SOUTH BEND, Ind. — Notre Dame’s offense is averaging 36.5 points per game, 22nd among FBS teams. But coach Brian Kelly & Co. have identified a weakness they believe is holding this group back from becoming an elite point-scoring machine.
The Irish have reached the red zone 33 times in eight games but only scored touchdowns on 19 of those possessions, a rate of 57.6 percent that ranks 85th among FBS teams. Against Temple, DeShone Kizer’s two red zone interceptions forced Notre Dame to execute a last-minute fourth quarter drive to pull ahead of the Owls and remain in the College Football Playoff discussion.
If Notre Dame were, like its scoring offense, 22nd among FBS teams in red zone touchdown percentage (Navy and East Carolina are tied at No. 22 with a 69.7 percent red zone touchdown rate), it’d have four more touchdowns over eight games. That’s a significant total, one that maybe doesn’t swing things in their favor against Clemson, but does make wins over Virginia and Temple a little more comfortable.
“It's certainly a number that we're aware of, that we have to really clean up the turnovers, converting field goals into touchdowns,” Kelly said. “Our offense is what it is. We just have to be more efficient down there and spend extra time in practice in making sure that when we get into those areas, we convert them into touchdowns.”
Notre Dame’s offense is good enough to keep it in the College Football Playoff race, though, given the big-play abilities of Kizer, running back C.J. Prosise and wide receiver Will Fuller. And it’s worth noting Notre Dame is averaging 5.03 points per trip inside the 40-yard line, 48th nationally, because of those explosive plays. Notre Dame has six touchdowns of 21 to 40 yards, helping mask some of those those deficiencies inside the 20.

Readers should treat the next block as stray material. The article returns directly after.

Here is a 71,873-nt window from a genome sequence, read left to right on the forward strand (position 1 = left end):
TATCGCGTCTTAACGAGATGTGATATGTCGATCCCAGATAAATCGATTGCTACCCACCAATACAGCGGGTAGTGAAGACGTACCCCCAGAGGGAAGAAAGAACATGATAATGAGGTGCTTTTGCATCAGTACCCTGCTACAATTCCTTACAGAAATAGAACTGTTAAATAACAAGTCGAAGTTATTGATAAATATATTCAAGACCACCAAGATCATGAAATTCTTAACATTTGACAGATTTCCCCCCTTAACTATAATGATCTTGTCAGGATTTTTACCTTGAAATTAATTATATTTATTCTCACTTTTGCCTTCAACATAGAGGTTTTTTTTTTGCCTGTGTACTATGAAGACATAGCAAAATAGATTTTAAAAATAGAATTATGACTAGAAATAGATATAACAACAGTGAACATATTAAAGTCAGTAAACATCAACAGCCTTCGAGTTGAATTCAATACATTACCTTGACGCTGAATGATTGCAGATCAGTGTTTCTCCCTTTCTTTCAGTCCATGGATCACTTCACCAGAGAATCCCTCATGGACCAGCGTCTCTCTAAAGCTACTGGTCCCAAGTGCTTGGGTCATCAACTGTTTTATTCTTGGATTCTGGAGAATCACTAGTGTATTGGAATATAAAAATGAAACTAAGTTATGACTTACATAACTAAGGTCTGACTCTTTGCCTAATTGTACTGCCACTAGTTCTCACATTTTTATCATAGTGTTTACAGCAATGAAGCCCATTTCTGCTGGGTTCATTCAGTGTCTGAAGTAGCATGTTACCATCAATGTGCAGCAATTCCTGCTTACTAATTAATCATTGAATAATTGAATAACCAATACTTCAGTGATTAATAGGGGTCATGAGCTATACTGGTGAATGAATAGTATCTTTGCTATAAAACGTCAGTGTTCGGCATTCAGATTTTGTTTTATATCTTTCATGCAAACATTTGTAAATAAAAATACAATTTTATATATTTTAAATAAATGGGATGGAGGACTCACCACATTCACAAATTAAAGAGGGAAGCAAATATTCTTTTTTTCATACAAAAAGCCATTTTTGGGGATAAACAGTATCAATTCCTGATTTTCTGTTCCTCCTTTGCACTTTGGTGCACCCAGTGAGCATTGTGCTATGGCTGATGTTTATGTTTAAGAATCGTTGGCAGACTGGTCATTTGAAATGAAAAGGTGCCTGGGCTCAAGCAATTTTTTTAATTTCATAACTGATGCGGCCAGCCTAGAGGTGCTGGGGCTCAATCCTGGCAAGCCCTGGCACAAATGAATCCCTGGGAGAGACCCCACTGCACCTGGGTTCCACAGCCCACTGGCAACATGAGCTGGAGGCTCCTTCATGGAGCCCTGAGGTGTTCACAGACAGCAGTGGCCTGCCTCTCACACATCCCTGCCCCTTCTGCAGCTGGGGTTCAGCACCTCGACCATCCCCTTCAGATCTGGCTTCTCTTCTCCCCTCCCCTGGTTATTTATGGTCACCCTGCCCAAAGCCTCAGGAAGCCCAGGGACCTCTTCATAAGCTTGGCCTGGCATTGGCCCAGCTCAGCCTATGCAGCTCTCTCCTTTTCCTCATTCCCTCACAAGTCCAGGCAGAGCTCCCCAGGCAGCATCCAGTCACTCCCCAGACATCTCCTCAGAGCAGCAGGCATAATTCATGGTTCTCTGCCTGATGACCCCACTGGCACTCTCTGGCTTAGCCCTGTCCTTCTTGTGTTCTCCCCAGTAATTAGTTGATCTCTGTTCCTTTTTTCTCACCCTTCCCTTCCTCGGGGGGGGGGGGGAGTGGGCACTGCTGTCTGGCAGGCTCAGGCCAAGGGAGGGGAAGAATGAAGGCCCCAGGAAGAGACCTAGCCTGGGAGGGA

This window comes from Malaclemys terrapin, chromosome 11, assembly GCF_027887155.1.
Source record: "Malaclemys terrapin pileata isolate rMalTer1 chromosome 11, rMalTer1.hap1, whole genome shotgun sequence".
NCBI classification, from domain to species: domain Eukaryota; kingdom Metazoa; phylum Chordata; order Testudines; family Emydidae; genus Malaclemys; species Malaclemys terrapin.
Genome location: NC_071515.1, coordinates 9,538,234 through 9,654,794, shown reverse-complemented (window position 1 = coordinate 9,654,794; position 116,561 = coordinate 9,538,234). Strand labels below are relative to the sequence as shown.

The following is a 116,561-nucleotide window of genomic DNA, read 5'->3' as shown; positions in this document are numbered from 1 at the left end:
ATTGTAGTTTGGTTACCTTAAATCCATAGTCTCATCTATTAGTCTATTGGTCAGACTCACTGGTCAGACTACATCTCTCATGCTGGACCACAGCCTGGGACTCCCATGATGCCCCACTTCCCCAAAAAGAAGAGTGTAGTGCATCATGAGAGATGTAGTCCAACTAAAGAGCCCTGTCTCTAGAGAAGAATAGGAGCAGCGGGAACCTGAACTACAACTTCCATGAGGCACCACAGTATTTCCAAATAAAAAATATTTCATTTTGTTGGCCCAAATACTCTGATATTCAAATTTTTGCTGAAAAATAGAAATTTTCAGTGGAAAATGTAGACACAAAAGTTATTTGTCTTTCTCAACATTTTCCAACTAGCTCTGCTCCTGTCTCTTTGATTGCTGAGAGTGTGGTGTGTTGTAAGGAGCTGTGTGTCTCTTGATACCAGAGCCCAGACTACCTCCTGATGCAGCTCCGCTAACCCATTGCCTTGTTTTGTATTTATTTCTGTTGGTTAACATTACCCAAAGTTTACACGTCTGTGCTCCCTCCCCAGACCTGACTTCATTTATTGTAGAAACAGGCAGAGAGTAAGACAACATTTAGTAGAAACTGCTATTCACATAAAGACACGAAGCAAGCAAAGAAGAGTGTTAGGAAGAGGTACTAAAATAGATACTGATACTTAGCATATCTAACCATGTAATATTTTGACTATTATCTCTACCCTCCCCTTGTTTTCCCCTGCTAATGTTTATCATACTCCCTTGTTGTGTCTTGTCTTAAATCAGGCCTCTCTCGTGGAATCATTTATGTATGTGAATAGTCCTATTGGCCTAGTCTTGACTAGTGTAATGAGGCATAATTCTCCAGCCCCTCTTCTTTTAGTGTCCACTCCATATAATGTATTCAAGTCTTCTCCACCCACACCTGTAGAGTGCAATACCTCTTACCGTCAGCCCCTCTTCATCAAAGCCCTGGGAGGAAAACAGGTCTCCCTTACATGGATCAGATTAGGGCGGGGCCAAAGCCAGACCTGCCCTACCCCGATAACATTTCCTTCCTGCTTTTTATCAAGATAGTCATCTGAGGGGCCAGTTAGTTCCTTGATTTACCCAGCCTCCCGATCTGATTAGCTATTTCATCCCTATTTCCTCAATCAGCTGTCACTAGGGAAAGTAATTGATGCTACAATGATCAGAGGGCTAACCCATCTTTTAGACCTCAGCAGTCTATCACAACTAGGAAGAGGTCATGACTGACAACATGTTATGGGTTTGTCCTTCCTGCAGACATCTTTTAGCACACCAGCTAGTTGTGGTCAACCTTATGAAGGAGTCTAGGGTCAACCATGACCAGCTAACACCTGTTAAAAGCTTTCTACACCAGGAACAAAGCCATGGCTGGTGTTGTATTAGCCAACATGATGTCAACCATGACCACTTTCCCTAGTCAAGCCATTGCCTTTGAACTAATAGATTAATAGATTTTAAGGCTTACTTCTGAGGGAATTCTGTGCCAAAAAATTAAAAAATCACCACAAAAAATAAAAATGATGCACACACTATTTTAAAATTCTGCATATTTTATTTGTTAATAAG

Still, if Notre Dame converted four more of its red zone opportunities into touchdowns, it’d be averaging 40 points per game, which would rank 11th, sandwiched between Oregon and Clemson.
“I got to make better decisions down there,” Kizer said. “(Temple) is a prime example of two situations in which there's check-downs available, there's opportunities to get myself better play, things like that where I'm going to have to make some adjustments, learn on the fly, continue to develop.”
Kizer, both as a passer and runner, may be the key to improving Notre Dame’s red zone efficiency over its final four games. The 6-foot-4, 230-pound redshirt freshman is solid in short-yardage situations — where Prosise has struggled — and drew an off-hand comparison to former Auburn and current Carolina Panthers quarterback Cam Newton from Kelly when asked if Kizer could be the guy to pick up those necessary two or three yards, either on third down or near the goal line.
But as we saw against Clemson, when Kizer was stuffed for no gain on a game-tying two-point conversion attempt, it’s not all on the quarterback. Red zone touchdowns are the product of an entire team doing its job — and if it’s not, turnovers and field goals inside the 20 could continue to limit how good the Irish offense can be.
“It really requires all players to be functioning together,” Kelly said. “That's the real point of this relative to efficiency down there. You can't just rely on your offensive line because they may not be able to block everybody. A back may have to run through a tackle or two. A quarterback may have to be on time to hit the corner route and be precision and precise with that throw and be on time.
“It's really about the unit playing well down there more so than the unit being all 11, more so than one group of players.”